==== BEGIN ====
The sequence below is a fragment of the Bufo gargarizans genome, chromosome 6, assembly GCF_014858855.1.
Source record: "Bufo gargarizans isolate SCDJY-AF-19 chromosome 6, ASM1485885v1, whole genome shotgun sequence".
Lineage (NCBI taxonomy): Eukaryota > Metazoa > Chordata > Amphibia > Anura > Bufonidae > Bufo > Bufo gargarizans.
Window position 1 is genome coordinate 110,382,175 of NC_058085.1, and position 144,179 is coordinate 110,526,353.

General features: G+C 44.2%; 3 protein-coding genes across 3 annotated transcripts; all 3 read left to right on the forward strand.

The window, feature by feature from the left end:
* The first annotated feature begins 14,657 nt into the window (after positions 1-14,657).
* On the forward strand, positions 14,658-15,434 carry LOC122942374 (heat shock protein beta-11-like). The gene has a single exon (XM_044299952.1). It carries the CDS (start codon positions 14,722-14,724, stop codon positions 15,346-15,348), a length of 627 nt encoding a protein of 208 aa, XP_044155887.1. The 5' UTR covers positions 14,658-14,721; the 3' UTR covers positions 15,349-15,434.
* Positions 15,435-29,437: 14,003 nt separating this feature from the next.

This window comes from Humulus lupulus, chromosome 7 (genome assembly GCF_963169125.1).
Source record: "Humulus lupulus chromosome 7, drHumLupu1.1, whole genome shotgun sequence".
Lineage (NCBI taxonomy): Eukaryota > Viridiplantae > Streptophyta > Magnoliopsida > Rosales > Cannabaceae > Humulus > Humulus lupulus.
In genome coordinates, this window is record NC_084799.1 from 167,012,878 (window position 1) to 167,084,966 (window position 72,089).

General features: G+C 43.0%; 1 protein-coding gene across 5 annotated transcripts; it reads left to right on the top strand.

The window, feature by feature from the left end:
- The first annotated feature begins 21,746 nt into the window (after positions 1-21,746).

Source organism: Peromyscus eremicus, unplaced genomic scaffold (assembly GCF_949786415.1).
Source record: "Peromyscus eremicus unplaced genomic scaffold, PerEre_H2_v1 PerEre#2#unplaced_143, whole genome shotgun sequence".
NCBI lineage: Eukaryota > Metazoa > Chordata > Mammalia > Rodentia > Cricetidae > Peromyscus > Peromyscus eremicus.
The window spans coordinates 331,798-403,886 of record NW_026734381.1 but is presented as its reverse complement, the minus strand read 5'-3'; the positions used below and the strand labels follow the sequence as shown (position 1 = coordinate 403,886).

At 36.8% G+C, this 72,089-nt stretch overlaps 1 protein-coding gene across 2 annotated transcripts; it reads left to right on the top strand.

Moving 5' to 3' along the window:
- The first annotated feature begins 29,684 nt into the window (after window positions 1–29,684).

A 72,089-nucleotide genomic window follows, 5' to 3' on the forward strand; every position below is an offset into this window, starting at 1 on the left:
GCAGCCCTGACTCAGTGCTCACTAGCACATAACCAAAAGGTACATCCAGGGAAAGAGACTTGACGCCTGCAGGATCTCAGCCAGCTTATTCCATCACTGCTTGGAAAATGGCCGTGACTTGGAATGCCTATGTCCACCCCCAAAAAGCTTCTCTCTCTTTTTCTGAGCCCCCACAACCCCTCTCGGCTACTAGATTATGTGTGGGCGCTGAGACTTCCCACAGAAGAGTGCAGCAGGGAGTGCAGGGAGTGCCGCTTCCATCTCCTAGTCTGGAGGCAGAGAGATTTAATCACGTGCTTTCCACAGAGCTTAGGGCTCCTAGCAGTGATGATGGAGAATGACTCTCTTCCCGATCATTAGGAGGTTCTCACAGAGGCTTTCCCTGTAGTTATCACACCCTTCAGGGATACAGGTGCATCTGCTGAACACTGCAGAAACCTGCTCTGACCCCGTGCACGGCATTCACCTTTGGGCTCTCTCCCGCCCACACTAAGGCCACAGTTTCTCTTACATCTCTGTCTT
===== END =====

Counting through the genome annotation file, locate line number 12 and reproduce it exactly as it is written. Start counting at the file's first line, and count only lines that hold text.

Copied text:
Lineage (NCBI taxonomy): Eukaryota > Viridiplantae > Streptophyta > Magnoliopsida > Rosales > Cannabaceae > Humulus > Humulus lupulus.